The fourth coin in the New Zealand Mints Forgotten Cities series of proof silver coins has launched and headed for what is probably the most impressive Roman Ruin in the world today, the spa town of Pompeii. The first coin in the series depicted Machu Picchu, followed by the ancient city of Petra, and the ruined city of Angkor in Cambodia. Each were struck in a bas-relief style, and that’s been carried forward to this new release.

Packaging remains the same also, a cool book-style box, hidden within which is the latitude and longitude of the next coin to be released in the series. We don’t have an idea about that one, although we’re sure someone will figure it out sooner rather than later when they get the packaging in hand. Now Europe has put in an appearance, we’re finding it harder to guess the next location, but there are certainly plenty of choices; the old Roman city of Leptis Magna in Libya would be a fine choice, but thematically it would be quite similar to this Pompeii coin, so we’d not expect it to follow soon. Maybe Egypt.  We like this series, much nicer in the hand than the images suggest and something quite different from the norm artistically. The datasheet for the series seems to suggest an $80.00 US selling price, slightly lower than before, but previous coins have all sold from the NZ MInt website for $85.00 US, so it may be a typo. Another fine effort that budding archaeologists will no doubt appreciate.


Pompeii was an ancient Roman city, situated near modern Naples in Italy. The town was founded around the 7th century BC by the Osci people. Centuries of growth followed, as the city became a destination for holiday makers, attracted by the sun and fine coastal scenery. Elegant villas, bustling shops and bathhouses all lined the paved streets.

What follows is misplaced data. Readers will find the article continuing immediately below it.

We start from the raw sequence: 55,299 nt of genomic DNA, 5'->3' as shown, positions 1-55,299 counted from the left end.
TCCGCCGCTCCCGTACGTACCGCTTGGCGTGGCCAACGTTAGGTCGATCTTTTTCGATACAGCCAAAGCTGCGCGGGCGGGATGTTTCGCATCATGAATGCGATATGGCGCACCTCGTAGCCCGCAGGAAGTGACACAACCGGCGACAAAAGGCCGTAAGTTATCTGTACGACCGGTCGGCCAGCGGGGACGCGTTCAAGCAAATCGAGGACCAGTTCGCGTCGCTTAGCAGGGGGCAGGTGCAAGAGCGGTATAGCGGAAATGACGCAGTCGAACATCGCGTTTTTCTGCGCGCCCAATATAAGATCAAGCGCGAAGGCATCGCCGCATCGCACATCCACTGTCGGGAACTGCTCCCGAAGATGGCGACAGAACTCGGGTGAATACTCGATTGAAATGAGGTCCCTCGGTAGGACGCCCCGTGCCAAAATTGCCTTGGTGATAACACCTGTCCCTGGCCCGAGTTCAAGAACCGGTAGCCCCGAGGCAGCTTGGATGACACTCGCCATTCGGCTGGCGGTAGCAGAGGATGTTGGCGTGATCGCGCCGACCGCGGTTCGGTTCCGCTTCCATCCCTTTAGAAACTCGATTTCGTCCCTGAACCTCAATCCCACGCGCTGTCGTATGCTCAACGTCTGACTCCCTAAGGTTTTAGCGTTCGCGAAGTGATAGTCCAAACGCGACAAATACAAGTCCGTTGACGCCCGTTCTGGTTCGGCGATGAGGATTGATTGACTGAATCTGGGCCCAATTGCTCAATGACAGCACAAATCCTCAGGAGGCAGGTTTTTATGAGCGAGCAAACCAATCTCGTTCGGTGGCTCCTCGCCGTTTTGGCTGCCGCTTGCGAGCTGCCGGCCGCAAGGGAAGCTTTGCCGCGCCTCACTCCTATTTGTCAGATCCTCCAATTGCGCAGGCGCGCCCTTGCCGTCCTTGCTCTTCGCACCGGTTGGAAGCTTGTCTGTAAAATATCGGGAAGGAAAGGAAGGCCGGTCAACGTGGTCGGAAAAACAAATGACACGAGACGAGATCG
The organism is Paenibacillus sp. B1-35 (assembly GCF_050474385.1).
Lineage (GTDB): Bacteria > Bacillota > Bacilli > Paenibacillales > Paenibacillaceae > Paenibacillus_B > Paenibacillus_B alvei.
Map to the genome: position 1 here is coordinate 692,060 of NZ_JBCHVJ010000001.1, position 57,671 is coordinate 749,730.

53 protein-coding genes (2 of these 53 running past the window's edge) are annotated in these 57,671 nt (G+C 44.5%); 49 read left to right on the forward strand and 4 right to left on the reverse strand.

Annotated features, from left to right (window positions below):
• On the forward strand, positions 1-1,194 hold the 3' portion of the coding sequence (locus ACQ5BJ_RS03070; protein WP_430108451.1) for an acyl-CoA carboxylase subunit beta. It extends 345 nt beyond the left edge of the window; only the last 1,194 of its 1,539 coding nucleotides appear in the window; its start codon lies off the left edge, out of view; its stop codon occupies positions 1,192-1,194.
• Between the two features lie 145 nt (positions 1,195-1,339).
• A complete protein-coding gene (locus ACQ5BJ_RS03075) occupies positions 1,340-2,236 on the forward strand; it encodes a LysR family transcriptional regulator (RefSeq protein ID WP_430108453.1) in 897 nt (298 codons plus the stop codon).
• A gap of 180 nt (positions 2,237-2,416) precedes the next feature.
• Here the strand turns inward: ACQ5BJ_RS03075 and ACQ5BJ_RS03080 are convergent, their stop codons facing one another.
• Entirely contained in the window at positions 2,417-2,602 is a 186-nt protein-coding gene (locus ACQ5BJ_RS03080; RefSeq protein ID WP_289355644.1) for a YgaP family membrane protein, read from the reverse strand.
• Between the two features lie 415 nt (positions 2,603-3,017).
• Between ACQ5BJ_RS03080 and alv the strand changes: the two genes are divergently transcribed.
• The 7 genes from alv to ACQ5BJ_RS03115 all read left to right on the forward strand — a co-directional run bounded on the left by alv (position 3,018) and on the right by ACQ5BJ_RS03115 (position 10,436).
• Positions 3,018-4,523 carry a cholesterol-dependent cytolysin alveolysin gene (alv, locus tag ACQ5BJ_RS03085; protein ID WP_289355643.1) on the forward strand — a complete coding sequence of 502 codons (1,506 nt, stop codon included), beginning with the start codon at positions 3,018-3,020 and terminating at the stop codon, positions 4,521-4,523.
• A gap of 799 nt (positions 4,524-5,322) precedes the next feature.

On 24 August in 79 AD, the nearby Mount Vesuvius erupted. Falling debris and poisonous vapours filled the streets of Pompeii, burying the thriving community under 5 m (16 ft) of ash. 2,000 citizens perished, and what was left of the city was soon abandoned.

Over 1,500 years passed, before an initial discovery in 1599 led to a broader rediscovery in 1748 by the Spanish explorer Rocque Joaquin de Alcubierre. He was amazed to find that underneath a thick layer of dust and debris, the city of Pompeii had been preserved perfectly, due to a lack of air and moisture.

Today, the excavation of Pompeii continues, as we gain an insight into what life was like during the Roman Empire. The city has been named a UNESCO World Heritage Site, and receives 2.5 million tourists every year.




Fact… ‘The cloud was rising from a mountain-at such a distance we couldn’t tell which, but afterwards learned that it was Vesuvius. I can best describe its shape by likening it to a pine tree. It rose into the sky on a very long “trunk” from which spread some “branches.”’ – Pliny The YoungerSearch for clues of the next Forgotten Cities release hidden through your travel journal.

DESIGN: This proof quality coin captures the air of mystery of the forgotten city of Angkor. Recorded on the coin is the engraved latitude and longitude of this historic location. This features the Ian Rank-Broadley effigy of Her Majesty Queen Elizabeth II.

PACKAGING: The Forgotten Cities Pompeii 1 oz Silver Coin is packaged in an impressive explorer-themed travel journal coin case, which holds the clue to the next coin release in this series; Find the Longitude and Latitude of the next Forgotten Cities release within the packaging! The Certificate of Authenticity is incorporated within the packaging.




$2 NIUE 0.999 SILVER 31.1 g 40.0 mm PROOF 2,000 YES / YES